Investors should remember the patent cliff
WHAT IT MEANS AND WHY ITS IMPORTANT Some investors quoted in published reports foresee huge gains for such retail pharmacy chains as CVS and Walgreens, as blockbuster drugs like Pfizer’s Lipitor (atorvastatin) and Sanofi-Aventis’ and Bristol-Myers Squibb’s Plavix (clopidogrel bisulfate) come off patent and face generic competition, but they would do well to remember an important factor: the patent cliff.
(THE NEWS: Report: Drug stores may benefit from patent expiries. For the full story, click here)
The first generic company to introduce a version of a branded drug gets six months of market exclusivity, competing directly with the branded drug company. After those six months, however, the molecule will become a free-for-all, and as many as 20 or 30 other generic companies may swoop in to make their own versions. This commoditizes the drug and creates huge discounts, sometimes to such a degree that the original branded manufacturer stops making it altogether.
For pharmacy retailers, the loss of patent protection for a slew of blockbuster drugs over the next decade is a double-edged sword. It’s true that the generic versions of those products will likely spawn significantly higher profit margins, but topline sales in the pharmacy department could take a big hit as high-ticket branded drugs are replaced by much cheaper alternatives. What’s more, the profit margin spigot will face pressure in future years as the supply of patent expiries slows down.
Some industry wags are predicting that the age of the traditional blockbuster drug is already a thing of the past, as pharma companies increasingly target ever-more-specific disease states with ever-more-sophisticated approaches to molecular development — and avoid the huge risks and costs inherent in developing major drugs via traditional methods to treat a broad spectrum of conditions. So what will replace those blockbuster revenue streams?
The likeliest source of potential growth in new-drug pharmaceutical sales, of course, will be specialty and bio-engineered medicines –provided drug retailers can shift their practice models to accommodate the complex treatment regimens, doctor-pharmacist-patient communication protocols and patient oversight procedures that specialized pharmaceutical care requires. It hardly needs to be pointed out that they’ll also have to adapt their business models to handle just-in-time deliveries of drug products that sometimes carry staggering inventory costs.
Retail pharmacies have a number of avenues by which to pursue this growing field. This could include setting up their own specialty pharmacy divisions, as CVS Caremark has, or forming partnerships with existing specialty pharmacy companies, as grocery and retail pharmacy chain Hy-Vee did with Amber Pharmacy.
In the future, however, it may not be a question of whether a drug chain or independent must adopt a strategy for competing in the specialty pharmaceutical arena, but when. Randell J. “RJ” Correia, who is VP mail service and specialty pharmacy operations for Prescription Solutions, a division of insurance giant UnitedHealth Group, foresees a continuing explosion in specialized therapeutic treatments. “Specialty pharmacy already accounts for about 20% of the drug spend for many plans, and it will probably go to over 40% by 2030,” he said early this year.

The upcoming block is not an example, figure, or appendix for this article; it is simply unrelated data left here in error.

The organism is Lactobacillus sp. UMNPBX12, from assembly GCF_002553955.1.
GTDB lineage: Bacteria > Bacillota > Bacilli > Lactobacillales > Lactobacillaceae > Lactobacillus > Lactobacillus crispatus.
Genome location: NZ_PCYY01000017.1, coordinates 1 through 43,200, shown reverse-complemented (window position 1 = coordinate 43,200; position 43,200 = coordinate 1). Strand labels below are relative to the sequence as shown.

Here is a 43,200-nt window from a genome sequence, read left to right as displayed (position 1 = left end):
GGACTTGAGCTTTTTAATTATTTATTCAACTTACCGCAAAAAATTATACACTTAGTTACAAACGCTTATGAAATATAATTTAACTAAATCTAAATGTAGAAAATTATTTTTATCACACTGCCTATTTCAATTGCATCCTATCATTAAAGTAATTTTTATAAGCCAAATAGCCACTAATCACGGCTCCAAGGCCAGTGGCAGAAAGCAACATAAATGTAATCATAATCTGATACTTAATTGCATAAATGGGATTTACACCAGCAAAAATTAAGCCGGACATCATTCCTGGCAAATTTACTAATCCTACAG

Whatever happens on the specialty front, generics will remain a huge part of the U.S. drug market. According to IMS Health, they account for 69% of prescription drugs dispensed — but the 20% rise in profits that some investors have predicted won’t last indefinitely.
Obese children at risk of early death, study finds
NEW YORK Obese children carry a risk of dying before age 55 years, more than twice that of the thinnest, according to a study published Thursday in The New England Journal of Medicine.
Researchers at New York’s Mount Sinai Medical Center and other sites examined data on 4,857 nondiabetic Pima and Tohono O’odham Native Americans born between 1945 and 1984, starting from around the age of 11. The researchers chose the two groups because their rates of obesity and Type 2 diabetes began increasing before those of the general U.S. population. The researchers then tracked them from childhood to adulthood.
Of the 559 who had died by 2003, diseases or self-inflicted injury – such as alcohol poisoning or drug overdoses – had contributed to the deaths of 166. Those with the highest body mass indexes in childhood were more than twice as likely to have died prematurely than those with the lowest indexes. Meanwhile, those with the highest blood glucose levels had premature death rates 73% higher than those with the lowest.
“Obesity, glucose intolerance, and hypertension in childhood were strongly associated with increased rates of premature death from endogenous causes in this population,” the authors concluded, referring to causes of death related to diseases and self-inflicted injuries. “In contrast, childhood hypercholesterolemia was not a major predictor of premature death from endogenous causes.”
Sanofi-Aventis may pursue generic, OTC businesses
NEW YORK Pfizer, Merck & Co. and Roche have made big mega-acquisitions. Eli Lilly has pumped money into research and development. Sanofi-Aventis, however, has pursued a more modest means of boosting its drug business and fending off generic competition, according to published reports.
Bloomberg quoted Sanofi CEO Chris Viehbacher as saying that the company would pursue the same strategy this year that it did in 2009, acquiring several smaller companies, such as its $1.9 billion acquisition of Chattem, which it completed this week.
Another way the company has found to retain profits in the face of generic competition is to make generics itself, particularly in emerging economies. In April 2009, it bought Mexican manufacturer Laboratorios Kendrick and Brazil’s Medley, followed in July by Czech drug maker Zentiva.